New research develops a model to measure risk of European banks (Reuters)
When Jean-Claude Trichet, ex-president of the European Central Bank, reflected on the financial crisis, he was at a loss to explain how no one saw it coming.
Although intelligent, widely experienced and decorated with countless honours, Trichet was a major official who simply failed to see the financial tsunami that engulfed Europe.
Therefore it is fitting that a research paper from the ECB has been published that tries to address the intellectual blind spots of policymakers and economists.
It is called Predicting Distress In European Banks and is authored by Frank Betz, Silviu Oprică, Tuomas A. Peltonen and Peter Sar.
They have developed an early warning model to predict vulnerabilities that could lead to further stresses in European banks.
The paper is significant as it could inspire a new branch of research that is needed given the depth and breadth of the eurozone's sovereign debt crisis.
The paper focuses on two key issues, the main sources of bank weakness and to what extent indicators in the model can reveal these vulnerabilities.
The authors surveyed the academic literature on banking failures and observed most of it was centred on the United States.
"Most papers analysing individual bank failures or distress events focus on US banks or a panel of banks across countries, while there are only a few studies dealing with European banks," they write.
Although recent studies have begun to examine Europe's banking problems, they have "no focus on the entire European banking system, in particular the core European countries" which the paper attempts to correct.
Methodology And Goals
To get around these pitfalls, the model takes a "signal" approach to detect banking failures.
The model tries to resolve what it calls the tension between "type 1" and "type 2" errors in detecting and warning about banking problems.
Missing a banking crisis is the former and false alarms are the latter.
The authors' model tries to minimise "the noise-to-signal ratio, given by the number of false alarms relative to the correct calls" when policymakers confront weak banks.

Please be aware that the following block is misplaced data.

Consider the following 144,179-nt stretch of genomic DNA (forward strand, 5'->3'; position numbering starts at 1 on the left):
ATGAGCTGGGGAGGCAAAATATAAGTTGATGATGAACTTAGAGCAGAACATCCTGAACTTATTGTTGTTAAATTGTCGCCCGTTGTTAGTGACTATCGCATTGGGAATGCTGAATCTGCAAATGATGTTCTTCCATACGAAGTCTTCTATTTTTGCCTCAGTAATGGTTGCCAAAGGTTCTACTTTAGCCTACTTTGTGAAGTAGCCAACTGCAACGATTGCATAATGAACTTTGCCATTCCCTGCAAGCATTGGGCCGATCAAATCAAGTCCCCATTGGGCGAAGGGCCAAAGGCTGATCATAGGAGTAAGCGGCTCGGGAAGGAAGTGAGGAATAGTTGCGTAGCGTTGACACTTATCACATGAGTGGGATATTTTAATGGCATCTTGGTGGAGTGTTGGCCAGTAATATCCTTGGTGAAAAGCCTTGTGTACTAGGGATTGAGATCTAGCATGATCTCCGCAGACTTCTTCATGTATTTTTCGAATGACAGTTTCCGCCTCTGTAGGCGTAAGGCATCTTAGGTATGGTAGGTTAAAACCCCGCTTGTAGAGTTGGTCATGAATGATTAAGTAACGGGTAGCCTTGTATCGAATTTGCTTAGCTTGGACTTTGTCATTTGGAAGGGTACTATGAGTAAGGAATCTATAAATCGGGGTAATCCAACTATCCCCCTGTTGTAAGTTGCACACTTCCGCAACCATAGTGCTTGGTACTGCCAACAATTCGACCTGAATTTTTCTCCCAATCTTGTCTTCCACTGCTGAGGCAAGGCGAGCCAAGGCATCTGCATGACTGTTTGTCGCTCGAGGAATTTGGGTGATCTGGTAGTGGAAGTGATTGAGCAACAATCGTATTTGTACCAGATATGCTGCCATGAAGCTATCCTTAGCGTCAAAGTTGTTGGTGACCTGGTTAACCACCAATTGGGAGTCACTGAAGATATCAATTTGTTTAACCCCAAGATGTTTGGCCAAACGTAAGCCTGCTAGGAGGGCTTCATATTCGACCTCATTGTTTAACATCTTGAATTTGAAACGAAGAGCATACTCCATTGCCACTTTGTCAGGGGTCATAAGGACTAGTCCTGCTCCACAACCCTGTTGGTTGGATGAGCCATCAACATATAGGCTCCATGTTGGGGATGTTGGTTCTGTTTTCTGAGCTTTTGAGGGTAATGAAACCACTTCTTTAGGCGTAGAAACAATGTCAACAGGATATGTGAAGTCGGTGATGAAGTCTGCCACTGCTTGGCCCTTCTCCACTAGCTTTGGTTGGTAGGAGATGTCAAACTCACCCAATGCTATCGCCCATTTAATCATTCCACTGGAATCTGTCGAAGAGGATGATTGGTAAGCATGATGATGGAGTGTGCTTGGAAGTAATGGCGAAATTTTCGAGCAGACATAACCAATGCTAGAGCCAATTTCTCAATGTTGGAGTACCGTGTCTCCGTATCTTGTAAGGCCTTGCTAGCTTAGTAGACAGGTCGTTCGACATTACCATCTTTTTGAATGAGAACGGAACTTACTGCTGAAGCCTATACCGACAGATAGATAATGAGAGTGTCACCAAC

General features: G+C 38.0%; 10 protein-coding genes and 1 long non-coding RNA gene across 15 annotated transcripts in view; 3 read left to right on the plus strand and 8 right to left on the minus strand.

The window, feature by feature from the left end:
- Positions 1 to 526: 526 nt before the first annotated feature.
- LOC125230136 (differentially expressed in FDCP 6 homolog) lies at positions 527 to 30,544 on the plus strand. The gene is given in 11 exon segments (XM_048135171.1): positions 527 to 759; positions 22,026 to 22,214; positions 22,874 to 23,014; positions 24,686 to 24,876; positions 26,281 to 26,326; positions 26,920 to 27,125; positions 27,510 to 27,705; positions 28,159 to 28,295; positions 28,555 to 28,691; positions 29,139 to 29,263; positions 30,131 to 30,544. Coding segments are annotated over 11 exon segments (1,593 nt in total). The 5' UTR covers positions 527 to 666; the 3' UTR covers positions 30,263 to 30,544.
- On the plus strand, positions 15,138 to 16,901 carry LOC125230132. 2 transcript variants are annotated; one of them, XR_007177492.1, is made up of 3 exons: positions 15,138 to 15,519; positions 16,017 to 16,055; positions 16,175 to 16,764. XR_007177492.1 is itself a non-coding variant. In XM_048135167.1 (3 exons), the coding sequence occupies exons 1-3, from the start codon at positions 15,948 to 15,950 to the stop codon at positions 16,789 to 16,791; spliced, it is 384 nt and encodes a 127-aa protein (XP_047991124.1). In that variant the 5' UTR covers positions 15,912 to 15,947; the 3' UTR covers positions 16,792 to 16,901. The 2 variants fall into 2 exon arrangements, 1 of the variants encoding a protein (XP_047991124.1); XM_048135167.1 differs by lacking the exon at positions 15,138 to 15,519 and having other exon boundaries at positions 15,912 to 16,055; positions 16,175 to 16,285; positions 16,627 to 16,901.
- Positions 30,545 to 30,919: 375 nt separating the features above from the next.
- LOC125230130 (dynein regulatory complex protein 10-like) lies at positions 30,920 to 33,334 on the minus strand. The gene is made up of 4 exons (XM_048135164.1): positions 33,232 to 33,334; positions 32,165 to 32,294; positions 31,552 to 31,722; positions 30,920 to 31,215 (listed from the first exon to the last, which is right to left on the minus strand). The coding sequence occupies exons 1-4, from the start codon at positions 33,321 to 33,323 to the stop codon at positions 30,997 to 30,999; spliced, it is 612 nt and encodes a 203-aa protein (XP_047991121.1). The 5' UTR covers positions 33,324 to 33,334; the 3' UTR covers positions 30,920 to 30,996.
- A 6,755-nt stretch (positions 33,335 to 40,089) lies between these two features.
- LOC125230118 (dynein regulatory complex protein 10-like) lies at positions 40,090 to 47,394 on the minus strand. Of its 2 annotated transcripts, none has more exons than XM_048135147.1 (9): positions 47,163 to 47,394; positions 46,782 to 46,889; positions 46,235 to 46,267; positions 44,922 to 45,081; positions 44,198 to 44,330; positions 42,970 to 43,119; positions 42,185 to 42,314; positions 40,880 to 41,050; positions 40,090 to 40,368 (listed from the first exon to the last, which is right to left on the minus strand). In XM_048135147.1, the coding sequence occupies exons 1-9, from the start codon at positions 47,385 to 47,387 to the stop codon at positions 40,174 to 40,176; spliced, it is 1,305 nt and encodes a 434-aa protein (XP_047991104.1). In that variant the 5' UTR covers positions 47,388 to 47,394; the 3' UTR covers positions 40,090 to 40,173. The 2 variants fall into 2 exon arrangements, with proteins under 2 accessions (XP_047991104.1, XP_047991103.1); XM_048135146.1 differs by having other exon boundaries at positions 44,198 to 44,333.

The research relies on a rich sample of information from balance-sheet and income-statement data from Bloomberg.
Some 546 banks with a minimum of €1bn in total assets are analysed in the paper.
Their timeframe starts in the first quarter of 2000 and ends in the second quarter of 2013.
The banks sampled are in all of the European Union nations except Estonia, Cyprus, Lithuania and Romania.
The paper finds that a policymaker who deals with a banking crisis should be more concerned about missing the fact the bank is threatened rather than issuing a false alarm.
Most importantly, the authors claim their results show that their model can predict failures in the European banking system.
They write their "early-warning model based on publicly available data yields useful out-of-sample predictions of bank distress during the global financial crisis".
Furthermore, the authors conclude that their results confirm the usefulness of the vulnerability indicators introduced recently via the EU Macroeconomic Imbalance Procedure (MIP).
They find that the more accurate the risk measures are, the better inputs there are into policy to encourage banks to take actions to solve their problems rather than rely on governments.
However, the authors acknowledge that there are a number of factors that are "beyond the scope" of the study and do not factor in their model.
These are described as "political economy aspects" or the way politics can frustrate a lawmaker's ability to warn that a bank has problems due to political reasons.
When a policymaker knows it is the correct time to raise the alarm about a bank in distress but might not want to due to political circumstances can compromise the measure in any model, said the authors.
The paper does not represent the views of the ECB.
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